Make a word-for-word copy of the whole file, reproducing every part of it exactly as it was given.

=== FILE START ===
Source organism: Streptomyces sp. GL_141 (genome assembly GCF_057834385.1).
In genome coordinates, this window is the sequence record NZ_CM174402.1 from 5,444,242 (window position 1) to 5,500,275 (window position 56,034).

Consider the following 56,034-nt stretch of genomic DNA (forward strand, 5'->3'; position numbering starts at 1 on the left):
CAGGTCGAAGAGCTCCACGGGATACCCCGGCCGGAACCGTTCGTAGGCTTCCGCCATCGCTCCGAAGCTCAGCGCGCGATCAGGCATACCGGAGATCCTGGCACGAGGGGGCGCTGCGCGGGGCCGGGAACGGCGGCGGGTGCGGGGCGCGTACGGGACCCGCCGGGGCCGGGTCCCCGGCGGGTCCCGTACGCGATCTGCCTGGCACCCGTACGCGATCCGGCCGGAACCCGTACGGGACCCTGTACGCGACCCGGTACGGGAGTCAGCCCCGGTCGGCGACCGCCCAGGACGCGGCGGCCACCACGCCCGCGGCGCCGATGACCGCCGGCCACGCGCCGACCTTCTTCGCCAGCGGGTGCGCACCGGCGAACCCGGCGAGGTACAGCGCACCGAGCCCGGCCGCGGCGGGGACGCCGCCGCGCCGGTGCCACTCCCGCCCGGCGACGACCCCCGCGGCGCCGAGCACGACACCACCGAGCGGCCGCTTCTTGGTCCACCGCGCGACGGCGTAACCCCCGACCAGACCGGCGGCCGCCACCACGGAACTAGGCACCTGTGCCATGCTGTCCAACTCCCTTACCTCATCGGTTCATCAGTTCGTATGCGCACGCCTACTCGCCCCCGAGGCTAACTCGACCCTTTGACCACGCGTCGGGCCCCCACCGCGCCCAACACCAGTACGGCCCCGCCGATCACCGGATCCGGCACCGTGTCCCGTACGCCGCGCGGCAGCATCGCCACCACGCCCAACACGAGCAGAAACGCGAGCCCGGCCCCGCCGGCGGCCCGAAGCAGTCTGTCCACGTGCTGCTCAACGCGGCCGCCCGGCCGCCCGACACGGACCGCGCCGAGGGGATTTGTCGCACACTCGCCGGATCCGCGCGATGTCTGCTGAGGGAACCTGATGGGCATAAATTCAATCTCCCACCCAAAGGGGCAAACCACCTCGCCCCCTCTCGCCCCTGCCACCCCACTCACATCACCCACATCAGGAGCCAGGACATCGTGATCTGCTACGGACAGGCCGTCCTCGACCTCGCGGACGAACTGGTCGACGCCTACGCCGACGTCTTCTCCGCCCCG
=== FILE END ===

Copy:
Source organism: Streptomyces sp. GL_141 (genome assembly GCF_057834385.1).
In genome coordinates, this window is the sequence record NZ_CM174402.1 from 5,444,242 (window position 1) to 5,500,275 (window position 56,034).

Consider the following 56,034-nt stretch of genomic DNA (forward strand, 5'->3'; position numbering starts at 1 on the left):
CAGGTCGAAGAGCTCCACGGGATACCCCGGCCGGAACCGTTCGTAGGCTTCCGCCATCGCTCCGAAGCTCAGCGCGCGATCAGGCATACCGGAGATCCTGGCACGAGGGGGCGCTGCGCGGGGCCGGGAACGGCGGCGGGTGCGGGGCGCGTACGGGACCCGCCGGGGCCGGGTCCCCGGCGGGTCCCGTACGCGATCTGCCTGGCACCCGTACGCGATCCGGCCGGAACCCGTACGGGACCCTGTACGCGACCCGGTACGGGAGTCAGCCCCGGTCGGCGACCGCCCAGGACGCGGCGGCCACCACGCCCGCGGCGCCGATGACCGCCGGCCACGCGCCGACCTTCTTCGCCAGCGGGTGCGCACCGGCGAACCCGGCGAGGTACAGCGCACCGAGCCCGGCCGCGGCGGGGACGCCGCCGCGCCGGTGCCACTCCCGCCCGGCGACGACCCCCGCGGCGCCGAGCACGACACCACCGAGCGGCCGCTTCTTGGTCCACCGCGCGACGGCGTAACCCCCGACCAGACCGGCGGCCGCCACCACGGAACTAGGCACCTGTGCCATGCTGTCCAACTCCCTTACCTCATCGGTTCATCAGTTCGTATGCGCACGCCTACTCGCCCCCGAGGCTAACTCGACCCTTTGACCACGCGTCGGGCCCCCACCGCGCCCAACACCAGTACGGCCCCGCCGATCACCGGATCCGGCACCGTGTCCCGTACGCCGCGCGGCAGCATCGCCACCACGCCCAACACGAGCAGAAACGCGAGCCCGGCCCCGCCGGCGGCCCGAAGCAGTCTGTCCACGTGCTGCTCAACGCGGCCGCCCGGCCGCCCGACACGGACCGCGCCGAGGGGATTTGTCGCACACTCGCCGGATCCGCGCGATGTCTGCTGAGGGAACCTGATGGGCATAAATTCAATCTCCCACCCAAAGGGGCAAACCACCTCGCCCCCTCTCGCCCCTGCCACCCCACTCACATCACCCACATCAGGAGCCAGGACATCGTGATCTGCTACGGACAGGCCGTCCTCGACCTCGCGGACGAACTGGTCGACGCCTACGCCGACGTCTTCTCCGCCCCG